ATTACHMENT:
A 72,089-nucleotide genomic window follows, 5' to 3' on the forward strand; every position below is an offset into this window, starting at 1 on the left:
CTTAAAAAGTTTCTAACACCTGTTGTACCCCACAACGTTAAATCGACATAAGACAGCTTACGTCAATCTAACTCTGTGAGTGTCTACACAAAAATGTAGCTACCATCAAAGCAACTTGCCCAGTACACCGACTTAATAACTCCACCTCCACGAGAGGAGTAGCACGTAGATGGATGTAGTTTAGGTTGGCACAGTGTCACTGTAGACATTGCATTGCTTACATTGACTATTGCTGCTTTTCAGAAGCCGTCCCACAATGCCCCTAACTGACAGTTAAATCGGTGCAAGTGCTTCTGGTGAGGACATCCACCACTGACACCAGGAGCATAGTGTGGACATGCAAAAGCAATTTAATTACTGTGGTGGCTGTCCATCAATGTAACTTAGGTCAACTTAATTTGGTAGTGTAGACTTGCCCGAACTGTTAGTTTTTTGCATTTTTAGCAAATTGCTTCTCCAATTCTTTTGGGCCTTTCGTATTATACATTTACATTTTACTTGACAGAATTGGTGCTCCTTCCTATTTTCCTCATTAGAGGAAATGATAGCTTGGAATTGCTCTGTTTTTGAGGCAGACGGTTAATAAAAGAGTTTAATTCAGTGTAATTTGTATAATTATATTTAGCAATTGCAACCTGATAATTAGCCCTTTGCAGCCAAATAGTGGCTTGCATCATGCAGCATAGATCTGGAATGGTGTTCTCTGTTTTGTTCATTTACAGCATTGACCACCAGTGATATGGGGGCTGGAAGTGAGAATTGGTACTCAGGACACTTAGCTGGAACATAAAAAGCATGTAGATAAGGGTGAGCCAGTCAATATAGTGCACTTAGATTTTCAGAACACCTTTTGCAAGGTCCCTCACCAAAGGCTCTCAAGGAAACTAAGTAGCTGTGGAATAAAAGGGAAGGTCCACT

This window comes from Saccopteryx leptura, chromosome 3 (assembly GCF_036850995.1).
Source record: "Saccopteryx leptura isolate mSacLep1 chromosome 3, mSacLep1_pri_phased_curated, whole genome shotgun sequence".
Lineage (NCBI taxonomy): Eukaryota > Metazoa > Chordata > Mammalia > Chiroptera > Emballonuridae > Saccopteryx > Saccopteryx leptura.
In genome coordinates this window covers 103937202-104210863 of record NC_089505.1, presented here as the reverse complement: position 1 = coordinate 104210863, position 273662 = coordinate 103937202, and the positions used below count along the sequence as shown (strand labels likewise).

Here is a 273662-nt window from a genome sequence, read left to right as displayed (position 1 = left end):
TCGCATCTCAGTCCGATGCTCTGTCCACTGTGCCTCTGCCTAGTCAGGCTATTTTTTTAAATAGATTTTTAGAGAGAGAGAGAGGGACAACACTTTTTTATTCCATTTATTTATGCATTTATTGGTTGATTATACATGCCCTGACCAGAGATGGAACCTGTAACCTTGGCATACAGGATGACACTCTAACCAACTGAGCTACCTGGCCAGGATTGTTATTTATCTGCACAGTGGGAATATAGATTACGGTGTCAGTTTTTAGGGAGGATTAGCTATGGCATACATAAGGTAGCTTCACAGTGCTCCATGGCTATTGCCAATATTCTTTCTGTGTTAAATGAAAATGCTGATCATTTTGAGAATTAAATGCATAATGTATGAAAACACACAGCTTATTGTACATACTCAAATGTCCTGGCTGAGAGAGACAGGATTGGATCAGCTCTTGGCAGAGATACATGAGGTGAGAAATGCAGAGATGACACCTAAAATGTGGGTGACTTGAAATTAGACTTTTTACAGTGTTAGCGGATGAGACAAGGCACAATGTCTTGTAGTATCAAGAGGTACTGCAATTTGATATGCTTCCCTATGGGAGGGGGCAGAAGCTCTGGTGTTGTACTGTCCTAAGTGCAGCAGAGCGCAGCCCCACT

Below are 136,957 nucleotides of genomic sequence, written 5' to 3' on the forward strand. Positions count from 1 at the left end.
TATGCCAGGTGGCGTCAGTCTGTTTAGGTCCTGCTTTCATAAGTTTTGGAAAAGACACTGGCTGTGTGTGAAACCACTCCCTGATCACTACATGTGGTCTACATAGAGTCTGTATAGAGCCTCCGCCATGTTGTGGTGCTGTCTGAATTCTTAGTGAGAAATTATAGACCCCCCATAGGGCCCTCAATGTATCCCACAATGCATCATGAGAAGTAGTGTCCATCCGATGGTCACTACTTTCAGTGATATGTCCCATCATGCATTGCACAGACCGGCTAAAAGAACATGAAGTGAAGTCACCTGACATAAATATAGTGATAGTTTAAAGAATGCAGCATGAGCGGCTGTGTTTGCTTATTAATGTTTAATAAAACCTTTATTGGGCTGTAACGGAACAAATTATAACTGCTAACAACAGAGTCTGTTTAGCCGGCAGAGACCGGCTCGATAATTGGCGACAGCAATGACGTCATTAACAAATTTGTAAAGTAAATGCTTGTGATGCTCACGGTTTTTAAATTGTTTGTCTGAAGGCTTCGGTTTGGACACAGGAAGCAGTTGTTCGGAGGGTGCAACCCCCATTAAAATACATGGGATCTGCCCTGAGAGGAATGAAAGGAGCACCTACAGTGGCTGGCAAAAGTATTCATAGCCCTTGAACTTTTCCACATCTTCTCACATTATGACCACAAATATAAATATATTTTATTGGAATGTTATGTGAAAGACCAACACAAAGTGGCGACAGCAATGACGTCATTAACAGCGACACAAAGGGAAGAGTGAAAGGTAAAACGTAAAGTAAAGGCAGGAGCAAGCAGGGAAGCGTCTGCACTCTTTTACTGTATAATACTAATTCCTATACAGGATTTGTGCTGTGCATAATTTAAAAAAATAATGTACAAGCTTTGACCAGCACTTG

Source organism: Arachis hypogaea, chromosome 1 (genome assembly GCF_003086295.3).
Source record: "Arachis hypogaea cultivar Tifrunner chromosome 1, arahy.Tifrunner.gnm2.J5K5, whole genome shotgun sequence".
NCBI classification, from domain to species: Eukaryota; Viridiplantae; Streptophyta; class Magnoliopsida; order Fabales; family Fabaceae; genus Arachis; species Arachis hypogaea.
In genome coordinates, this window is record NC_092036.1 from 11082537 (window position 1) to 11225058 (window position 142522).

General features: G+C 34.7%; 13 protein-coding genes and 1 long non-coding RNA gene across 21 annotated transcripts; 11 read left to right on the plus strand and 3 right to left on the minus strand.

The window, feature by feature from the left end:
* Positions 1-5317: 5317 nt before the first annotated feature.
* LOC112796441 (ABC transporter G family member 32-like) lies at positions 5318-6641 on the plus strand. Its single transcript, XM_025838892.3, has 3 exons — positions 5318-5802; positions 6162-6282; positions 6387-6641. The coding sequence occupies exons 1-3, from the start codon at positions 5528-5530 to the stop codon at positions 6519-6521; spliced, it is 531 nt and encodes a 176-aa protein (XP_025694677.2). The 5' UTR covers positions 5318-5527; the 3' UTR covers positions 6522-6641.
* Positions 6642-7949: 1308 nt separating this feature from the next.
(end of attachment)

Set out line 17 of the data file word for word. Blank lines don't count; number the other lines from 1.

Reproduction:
* Positions 1-5317: 5317 nt before the first annotated feature.